Learn to Swim Companion

A guide for parents and learners

Tips for learning the four swimming strokes

Learners

Learning the four swimming strokes comes after you have mastered the basic skills of swimming. For children and adults this about Stage 3 of the Learn to Swim Pathway.

If you have reached this point then we have collated some tips below to help you learn the four swimming strokes: front crawl, breaststroke, backstroke and butterfly.

Tips for learning the four swimming strokes

Front Crawl

  • Float on your front with your face in the water, stretching your body as long as possible.
  • Keep your legs long with toes pointed. Kick your legs up and down (alternating) making your ankles as floppy as possible, using your feet like flippers. Kick your legs fast and continuously.
  • Start with your arms stretched out long in front of your head. Pull one arm under your body all the way to the thigh. Bring your arm out of the water and sweep it over the water stretching it ready to enter the water in front of your head. Keep pulling your arms in a continuous movement so that as one arm enters, the other is ready to exit at the thigh.
  • Turn your head to the side to breathe in. Turn as one arm is stretched in front and one at the thigh. Try to keep one ear in the water as you turn your head. As the arm sweeps over the water return your face back into the water and breathe out.

Breaststroke

  • Float on your front with your face in the water, stretching your body as long as possible. Keep your hands together.
  • Keep your legs long and stretch your toes. Bend your knees slowly and bring your feet towards your bottom. Bend at the ankles to point your feet outwards then kick back and slightly downwards and snap your feet together.
  • Keep your head in the water and stretch your arms out in front. Turn your hands so that the thumbs point down with both hands pressing out and round. Turn your hands so the thumbs point up and draw the hands together in a small circular action in front of the shoulders.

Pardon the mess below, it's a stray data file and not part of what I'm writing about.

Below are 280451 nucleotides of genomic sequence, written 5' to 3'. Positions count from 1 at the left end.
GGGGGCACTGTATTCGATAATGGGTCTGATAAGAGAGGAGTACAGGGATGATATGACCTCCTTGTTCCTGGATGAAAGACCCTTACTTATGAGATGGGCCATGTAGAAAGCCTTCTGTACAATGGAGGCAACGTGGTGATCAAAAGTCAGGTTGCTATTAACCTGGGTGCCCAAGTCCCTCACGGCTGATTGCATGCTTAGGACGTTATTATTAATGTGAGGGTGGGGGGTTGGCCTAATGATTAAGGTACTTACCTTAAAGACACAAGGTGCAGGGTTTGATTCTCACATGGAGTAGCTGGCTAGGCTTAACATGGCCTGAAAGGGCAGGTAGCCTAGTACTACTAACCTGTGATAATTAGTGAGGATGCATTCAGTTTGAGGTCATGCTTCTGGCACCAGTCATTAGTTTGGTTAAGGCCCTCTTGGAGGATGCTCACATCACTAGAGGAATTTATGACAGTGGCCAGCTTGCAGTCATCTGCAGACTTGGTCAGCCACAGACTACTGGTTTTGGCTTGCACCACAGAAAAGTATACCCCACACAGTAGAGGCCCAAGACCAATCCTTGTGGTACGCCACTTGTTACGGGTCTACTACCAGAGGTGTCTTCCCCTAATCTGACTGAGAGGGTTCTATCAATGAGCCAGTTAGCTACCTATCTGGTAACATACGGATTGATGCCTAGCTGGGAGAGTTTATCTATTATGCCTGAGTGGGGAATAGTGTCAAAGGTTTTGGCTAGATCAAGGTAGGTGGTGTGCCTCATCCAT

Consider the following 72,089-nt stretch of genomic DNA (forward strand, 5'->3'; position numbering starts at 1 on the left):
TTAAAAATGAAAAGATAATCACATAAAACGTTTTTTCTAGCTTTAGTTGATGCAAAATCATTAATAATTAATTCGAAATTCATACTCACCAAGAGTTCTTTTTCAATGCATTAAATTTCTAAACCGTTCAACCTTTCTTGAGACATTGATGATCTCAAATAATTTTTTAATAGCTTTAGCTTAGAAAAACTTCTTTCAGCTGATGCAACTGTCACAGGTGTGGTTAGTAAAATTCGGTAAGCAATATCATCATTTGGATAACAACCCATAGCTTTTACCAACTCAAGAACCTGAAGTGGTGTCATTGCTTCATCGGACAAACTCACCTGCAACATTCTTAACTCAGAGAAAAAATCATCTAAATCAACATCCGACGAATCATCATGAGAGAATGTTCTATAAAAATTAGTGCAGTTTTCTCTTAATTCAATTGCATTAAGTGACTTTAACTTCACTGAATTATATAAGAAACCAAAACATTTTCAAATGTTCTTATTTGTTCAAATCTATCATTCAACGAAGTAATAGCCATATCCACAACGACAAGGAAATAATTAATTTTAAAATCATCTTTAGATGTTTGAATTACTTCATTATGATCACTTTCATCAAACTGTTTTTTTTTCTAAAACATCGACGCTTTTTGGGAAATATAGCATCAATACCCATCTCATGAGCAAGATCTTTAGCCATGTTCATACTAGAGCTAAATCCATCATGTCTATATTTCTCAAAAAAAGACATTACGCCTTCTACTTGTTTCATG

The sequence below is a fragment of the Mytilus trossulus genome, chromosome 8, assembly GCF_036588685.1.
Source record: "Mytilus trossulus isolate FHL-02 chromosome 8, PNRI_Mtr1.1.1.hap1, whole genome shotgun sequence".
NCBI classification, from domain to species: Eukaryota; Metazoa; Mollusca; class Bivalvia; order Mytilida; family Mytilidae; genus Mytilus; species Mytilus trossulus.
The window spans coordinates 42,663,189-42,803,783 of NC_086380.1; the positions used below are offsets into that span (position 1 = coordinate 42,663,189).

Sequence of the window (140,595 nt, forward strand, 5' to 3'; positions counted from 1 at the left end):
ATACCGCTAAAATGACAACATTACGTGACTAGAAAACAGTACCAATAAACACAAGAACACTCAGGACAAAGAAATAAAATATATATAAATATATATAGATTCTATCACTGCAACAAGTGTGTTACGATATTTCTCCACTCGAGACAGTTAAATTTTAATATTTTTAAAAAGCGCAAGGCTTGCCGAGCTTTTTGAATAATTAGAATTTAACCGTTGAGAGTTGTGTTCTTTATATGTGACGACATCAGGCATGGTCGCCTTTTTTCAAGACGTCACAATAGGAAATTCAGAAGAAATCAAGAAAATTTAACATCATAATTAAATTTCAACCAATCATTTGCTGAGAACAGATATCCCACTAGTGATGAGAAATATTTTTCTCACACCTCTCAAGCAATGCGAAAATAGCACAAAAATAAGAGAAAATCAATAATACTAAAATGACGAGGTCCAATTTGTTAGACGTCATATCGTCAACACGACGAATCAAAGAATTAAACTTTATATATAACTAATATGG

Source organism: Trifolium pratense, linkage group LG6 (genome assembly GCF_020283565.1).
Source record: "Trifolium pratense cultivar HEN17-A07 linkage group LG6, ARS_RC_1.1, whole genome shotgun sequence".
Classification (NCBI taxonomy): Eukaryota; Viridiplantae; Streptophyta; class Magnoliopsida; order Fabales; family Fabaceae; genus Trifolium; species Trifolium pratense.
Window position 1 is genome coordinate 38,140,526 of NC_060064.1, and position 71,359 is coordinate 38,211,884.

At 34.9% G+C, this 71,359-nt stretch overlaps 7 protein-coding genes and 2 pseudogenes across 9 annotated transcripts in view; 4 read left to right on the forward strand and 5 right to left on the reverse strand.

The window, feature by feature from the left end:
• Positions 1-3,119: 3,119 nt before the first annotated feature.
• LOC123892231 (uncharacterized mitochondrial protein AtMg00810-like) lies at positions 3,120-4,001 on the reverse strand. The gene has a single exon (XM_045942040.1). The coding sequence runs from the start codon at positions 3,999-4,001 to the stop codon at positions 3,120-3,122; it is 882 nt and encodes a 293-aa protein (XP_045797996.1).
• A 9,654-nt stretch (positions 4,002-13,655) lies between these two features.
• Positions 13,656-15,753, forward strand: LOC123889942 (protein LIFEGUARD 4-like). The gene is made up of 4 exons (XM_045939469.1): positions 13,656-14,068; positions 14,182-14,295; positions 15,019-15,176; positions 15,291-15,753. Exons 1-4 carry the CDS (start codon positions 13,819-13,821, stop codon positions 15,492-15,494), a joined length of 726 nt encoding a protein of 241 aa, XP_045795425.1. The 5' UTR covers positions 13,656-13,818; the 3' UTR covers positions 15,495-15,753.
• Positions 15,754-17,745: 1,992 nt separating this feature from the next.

• Lift your head to breathe in as the arms start to come together, stretch your arms out and return your head to the water to breathe out. Breath every stroke: “Pull, Breathe, Kick, Glide”.

Backstroke

  • Float on your back, with your ears just in the water and eyes looking up; stretch your body as long as possible.
  • Keep your legs long with pointed toes; kick your legs up and down (alternating) making your ankles as floppy as possible, using your feet like flippers. Knees should be kept under the water with your toes making a small splash. Kick your legs fast and continuously.
  • Start with your arms stretched down the side of your body. Your arm should be kept straight bringing it out of the water over the top in an arc action. Enter your hands into the water with your little fingers first, keeping your arm straight. Pull your arm under the water all the way to the thigh. Keep pulling your arms in a continuous movement as one arm enters, the other is ready to exit at the thigh.
  • A breath is taken regularly as and when required and at least once during the stroke.

Butterfly

  • Float on your front with your face in the water, stretching your body as long as possible.
  • Undulate your body from head to toes, in a whipping motion, bending and straightening your knees. Keeping your legs and feet close together, push down on the water with the top of your feet and keep your feet just under the surface of the water.
  • Enter both hands in the water at the same time, in line with your shoulders. Pull your arms under the body through to your hips. Recover your arms over the water surface ready to begin again.
  • Push your chin forward to take a breath; the breath should be taken towards the end of the pull. As your arm sweeps over the water return your face back into the water and breathe out. Perform two kicks to each arm cycle, kicking at the start of the arm pull and towards the end of the pull “Kick your arms in, kick your arms out”.

For advanced technique on learning the four swimming strokes head over to the swimming.org Masters Hub here.

Top